HTH

    Bookmark   April 7, 2011 at 7:56AM
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terriks

Met with tile installer today and he said it doesnt' even really need it but, he will use Hyrdroban.

Did he tell you why your shower doesn't need any waterproofing? Many think that the tile and grout provide the waterproofing, but they don't. Water can and does get behind the tile, AND can pass right through the Durock. Water won't damage the tile, grout or Durock, but it can cause damage to the structure behind the Ducrock, and that's what you need to protect against.

    Bookmark   April 7, 2011 at 11:58AM
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davidro1

this is a good point. You have a long uphill struggle ahead of you when your guy says "it doesn't need it". Fire this guy. He won't improve.

    Bookmark   April 7, 2011 at 12:22PM
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aliceinwonderland_id

I believe the "membrane" the OP is talking about going 6 - 8" up the wall is probably the shower pan liner. As long as there is a vapor barrier behind the durock, this may still be a perfectly acceptable shower install. If this is the case, telling the OP that a topical membrane on top of the durock is necessary is just plane bad advice.

It might be good to ask more questions and make sure we actually understand the install before telling the OP the shower install is not acceptable. It is possible we are dealing with nothing more than a case of ignorance on the part of the OP and incorrect terminology causing confusion.

So:

1. Was a layer of plastic(vapor barrier) installed behind the durock? Don't guess - ASK.
2. Is the membrane the tile guy spoke of a thick, typically gray, piece of rubbery plastic? If so, this is a shower pan liner and durock should be installed afterward and overlap it.
3. What sort of warranty does the tile installer offer?

    Bookmark   April 7, 2011 at 12:22PM
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aliceinwonderland_id

davidro1 - He may be saying it doesn't need it because there is already a vapor barrier in place behind the durock. How about making certain before making rash judgments based on incomplete information? I understand how it appears to us, but we are operating from a distance, our only eyes being those of the OP who may or may not know what s/he is seeing. You may be correct - I don't think we know enough yet.

Pictures might help.

    Bookmark   April 7, 2011 at 12:34PM
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terriks

Exactly Alice. That's why I mentioned it being acceptable to have a vapor barrier behind the Durock in my first post. But if there is no barrier behind the OP does need some sort of waterproofing on top of the Durock. The installer should be telling the OP why he doesn't think that Hydroban is necessary. It might be helpful to the OP to check out the John Bridge Tile Forum, especially the thread on shower construction.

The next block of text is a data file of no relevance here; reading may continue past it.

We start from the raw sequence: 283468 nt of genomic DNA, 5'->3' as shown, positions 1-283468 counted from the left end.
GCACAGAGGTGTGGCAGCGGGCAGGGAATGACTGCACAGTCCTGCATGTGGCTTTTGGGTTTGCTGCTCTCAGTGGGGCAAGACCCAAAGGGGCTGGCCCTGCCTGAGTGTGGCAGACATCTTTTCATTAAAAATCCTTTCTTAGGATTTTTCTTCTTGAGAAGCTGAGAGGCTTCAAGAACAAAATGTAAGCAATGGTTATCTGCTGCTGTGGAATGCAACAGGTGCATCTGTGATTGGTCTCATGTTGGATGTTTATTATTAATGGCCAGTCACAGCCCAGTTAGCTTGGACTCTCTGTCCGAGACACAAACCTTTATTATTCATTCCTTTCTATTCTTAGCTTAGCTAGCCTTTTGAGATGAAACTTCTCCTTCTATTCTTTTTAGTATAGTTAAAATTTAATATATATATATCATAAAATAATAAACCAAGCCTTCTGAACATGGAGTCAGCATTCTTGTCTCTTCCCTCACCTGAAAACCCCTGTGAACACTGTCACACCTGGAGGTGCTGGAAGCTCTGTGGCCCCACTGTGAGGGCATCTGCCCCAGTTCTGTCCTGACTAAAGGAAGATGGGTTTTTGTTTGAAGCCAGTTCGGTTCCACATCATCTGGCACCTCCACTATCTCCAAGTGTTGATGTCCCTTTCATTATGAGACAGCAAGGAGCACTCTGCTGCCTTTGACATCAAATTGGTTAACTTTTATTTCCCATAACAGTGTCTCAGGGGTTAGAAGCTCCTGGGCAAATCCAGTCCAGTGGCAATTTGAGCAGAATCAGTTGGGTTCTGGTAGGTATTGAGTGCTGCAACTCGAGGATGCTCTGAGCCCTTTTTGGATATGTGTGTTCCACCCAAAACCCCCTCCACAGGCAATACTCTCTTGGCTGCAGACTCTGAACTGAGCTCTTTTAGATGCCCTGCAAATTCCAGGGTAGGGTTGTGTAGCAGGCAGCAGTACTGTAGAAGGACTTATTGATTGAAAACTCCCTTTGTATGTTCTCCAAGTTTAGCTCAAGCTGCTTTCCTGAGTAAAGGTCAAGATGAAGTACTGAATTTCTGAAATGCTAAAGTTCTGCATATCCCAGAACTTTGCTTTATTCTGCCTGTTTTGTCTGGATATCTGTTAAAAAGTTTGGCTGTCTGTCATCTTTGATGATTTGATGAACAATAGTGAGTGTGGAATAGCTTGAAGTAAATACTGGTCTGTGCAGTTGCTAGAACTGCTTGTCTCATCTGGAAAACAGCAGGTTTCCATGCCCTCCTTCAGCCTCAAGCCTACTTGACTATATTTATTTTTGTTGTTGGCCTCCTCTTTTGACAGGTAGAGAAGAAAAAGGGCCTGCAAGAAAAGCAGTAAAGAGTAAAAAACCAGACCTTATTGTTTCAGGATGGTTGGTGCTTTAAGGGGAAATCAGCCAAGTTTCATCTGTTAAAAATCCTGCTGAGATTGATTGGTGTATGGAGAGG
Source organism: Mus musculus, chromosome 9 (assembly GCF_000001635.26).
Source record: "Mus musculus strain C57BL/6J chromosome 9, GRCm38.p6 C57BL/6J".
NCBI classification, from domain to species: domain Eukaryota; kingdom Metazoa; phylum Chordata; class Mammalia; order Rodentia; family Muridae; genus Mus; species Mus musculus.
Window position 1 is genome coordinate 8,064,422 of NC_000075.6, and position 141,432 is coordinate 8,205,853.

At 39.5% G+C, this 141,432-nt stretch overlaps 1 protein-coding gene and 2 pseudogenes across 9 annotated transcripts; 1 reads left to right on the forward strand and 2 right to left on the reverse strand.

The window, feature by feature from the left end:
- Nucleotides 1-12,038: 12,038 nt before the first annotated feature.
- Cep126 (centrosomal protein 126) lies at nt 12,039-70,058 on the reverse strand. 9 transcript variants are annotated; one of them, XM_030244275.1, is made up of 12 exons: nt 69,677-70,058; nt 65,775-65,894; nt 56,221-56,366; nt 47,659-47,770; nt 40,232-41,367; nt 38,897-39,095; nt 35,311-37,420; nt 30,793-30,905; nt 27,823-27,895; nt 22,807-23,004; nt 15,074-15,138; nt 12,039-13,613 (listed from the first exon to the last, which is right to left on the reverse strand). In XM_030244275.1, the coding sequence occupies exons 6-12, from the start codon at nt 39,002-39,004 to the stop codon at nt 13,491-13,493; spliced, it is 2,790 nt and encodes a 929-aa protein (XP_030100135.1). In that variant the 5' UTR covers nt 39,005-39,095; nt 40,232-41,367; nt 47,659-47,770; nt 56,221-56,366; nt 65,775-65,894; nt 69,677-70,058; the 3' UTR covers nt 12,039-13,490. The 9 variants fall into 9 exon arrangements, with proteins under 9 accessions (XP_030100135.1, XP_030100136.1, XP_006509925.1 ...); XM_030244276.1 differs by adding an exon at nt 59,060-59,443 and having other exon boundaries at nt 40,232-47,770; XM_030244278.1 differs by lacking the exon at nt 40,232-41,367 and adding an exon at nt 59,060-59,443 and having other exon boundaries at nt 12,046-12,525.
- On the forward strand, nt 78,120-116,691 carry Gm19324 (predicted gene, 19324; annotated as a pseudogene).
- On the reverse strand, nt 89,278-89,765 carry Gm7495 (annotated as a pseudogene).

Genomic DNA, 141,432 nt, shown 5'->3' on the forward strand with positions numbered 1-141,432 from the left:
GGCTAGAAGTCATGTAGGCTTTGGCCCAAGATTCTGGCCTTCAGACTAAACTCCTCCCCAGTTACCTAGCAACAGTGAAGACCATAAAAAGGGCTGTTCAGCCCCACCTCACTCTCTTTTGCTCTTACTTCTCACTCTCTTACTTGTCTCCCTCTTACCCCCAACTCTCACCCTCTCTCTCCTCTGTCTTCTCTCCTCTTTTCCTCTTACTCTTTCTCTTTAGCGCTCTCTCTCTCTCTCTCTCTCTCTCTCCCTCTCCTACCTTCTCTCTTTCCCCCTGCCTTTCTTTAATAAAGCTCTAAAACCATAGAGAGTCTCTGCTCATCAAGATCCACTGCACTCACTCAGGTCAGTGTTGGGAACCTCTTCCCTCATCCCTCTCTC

Bookmark   April 7, 2011 at 12:46PM
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Billl

giuseppe_paolo - the two main ways to do a shower wall are:

1) A vapor barrier tacked to the studs with cement board over that. Water and vapor can go through the grout and cement board, but should be stopped by the vapor barrier. It is probably the fastest,cheapest, and most common way to go.

2) Cement board screwed to the studs and then covered with a membrane. These can either be a sheet type membrane like Kerdi or a painted on membrane. Either way, water and vapor that go through the grout are stopped by the membrane. The process is more expensive, but the membrane is more substantial. It also allows a continuous membrane from the pan all the way up the wall.

Either way is acceptable, but #2 seems to be considered "top of the line" .

The thing you don't want to do is to do a membrane, then cement board, then another membrane. If anything fails, that creates a moisture sandwich between 2 membranes.

    Bookmark   April 7, 2011 at 1:05PM
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giuseppe_paolo

yes its going to be #2 with durock and then hydroban on top of that. what i was talking about previously was hte shower pan membrane liner going 6-8 inches up the sides.

    Bookmark   April 12, 2011 at 12:47AM
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mitchpap

can anyone help me. ripped out the shower due to bad water damaged. reframed and perma cement board over 4mil poly. then did redgard. now reading that this is bad. what should i do

    Bookmark   December 2, 2012 at 1:27PM
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Olychick

You might want to start a new thread with your question and link this thread, if no one replies to you here.

    Bookmark   December 3, 2012 at 10:02PM